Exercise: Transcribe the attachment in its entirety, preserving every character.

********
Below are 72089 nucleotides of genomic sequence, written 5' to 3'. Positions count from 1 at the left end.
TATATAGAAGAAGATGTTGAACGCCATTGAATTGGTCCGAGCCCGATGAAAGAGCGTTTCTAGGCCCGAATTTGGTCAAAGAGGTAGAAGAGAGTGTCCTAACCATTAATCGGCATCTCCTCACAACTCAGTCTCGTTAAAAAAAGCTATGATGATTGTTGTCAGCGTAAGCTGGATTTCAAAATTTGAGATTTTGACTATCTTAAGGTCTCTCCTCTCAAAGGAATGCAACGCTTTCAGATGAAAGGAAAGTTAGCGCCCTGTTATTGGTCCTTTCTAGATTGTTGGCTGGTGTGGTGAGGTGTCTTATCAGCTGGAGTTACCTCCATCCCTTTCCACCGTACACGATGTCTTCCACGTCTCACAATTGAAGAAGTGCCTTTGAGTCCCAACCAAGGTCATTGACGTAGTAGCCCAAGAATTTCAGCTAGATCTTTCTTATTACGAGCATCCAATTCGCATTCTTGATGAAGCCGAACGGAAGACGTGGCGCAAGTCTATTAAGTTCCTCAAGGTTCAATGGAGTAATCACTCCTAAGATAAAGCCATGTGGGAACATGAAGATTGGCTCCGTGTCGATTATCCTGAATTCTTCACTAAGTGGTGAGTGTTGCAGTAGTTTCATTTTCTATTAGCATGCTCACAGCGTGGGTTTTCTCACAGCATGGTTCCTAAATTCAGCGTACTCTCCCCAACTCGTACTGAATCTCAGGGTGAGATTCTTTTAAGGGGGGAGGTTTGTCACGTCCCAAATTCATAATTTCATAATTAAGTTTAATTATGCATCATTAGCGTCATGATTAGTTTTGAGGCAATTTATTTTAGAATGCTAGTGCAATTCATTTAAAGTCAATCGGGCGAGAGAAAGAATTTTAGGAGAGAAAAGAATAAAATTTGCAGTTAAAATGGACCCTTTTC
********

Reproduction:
Below are 72089 nucleotides of genomic sequence, written 5' to 3'. Positions count from 1 at the left end.
TATATAGAAGAAGATGTTGAACGCCATTGAATTGGTCCGAGCCCGATGAAAGAGCGTTTCTAGGCCCGAATTTGGTCAAAGAGGTAGAAGAGAGTGTCCTAACCATTAATCGGCATCTCCTCACAACTCAGTCTCGTTAAAAAAAGCTATGATGATTGTTGTCAGCGTAAGCTGGATTTCAAAATTTGAGATTTTGACTATCTTAAGGTCTCTCCTCTCAAAGGAATGCAACGCTTTCAGATGAAAGGAAAGTTAGCGCCCTGTTATTGGTCCTTTCTAGATTGTTGGCTGGTGTGGTGAGGTGTCTTATCAGCTGGAGTTACCTCCATCCCTTTCCACCGTACACGATGTCTTCCACGTCTCACAATTGAAGAAGTGCCTTTGAGTCCCAACCAAGGTCATTGACGTAGTAGCCCAAGAATTTCAGCTAGATCTTTCTTATTACGAGCATCCAATTCGCATTCTTGATGAAGCCGAACGGAAGACGTGGCGCAAGTCTATTAAGTTCCTCAAGGTTCAATGGAGTAATCACTCCTAAGATAAAGCCATGTGGGAACATGAAGATTGGCTCCGTGTCGATTATCCTGAATTCTTCACTAAGTGGTGAGTGTTGCAGTAGTTTCATTTTCTATTAGCATGCTCACAGCGTGGGTTTTCTCACAGCATGGTTCCTAAATTCAGCGTACTCTCCCCAACTCGTACTGAATCTCAGGGTGAGATTCTTTTAAGGGGGGAGGTTTGTCACGTCCCAAATTCATAATTTCATAATTAAGTTTAATTATGCATCATTAGCGTCATGATTAGTTTTGAGGCAATTTATTTTAGAATGCTAGTGCAATTCATTTAAAGTCAATCGGGCGAGAGAAAGAATTTTAGGAGAGAAAAGAATAAAATTTGCAGTTAAAATGGACCCTTTTC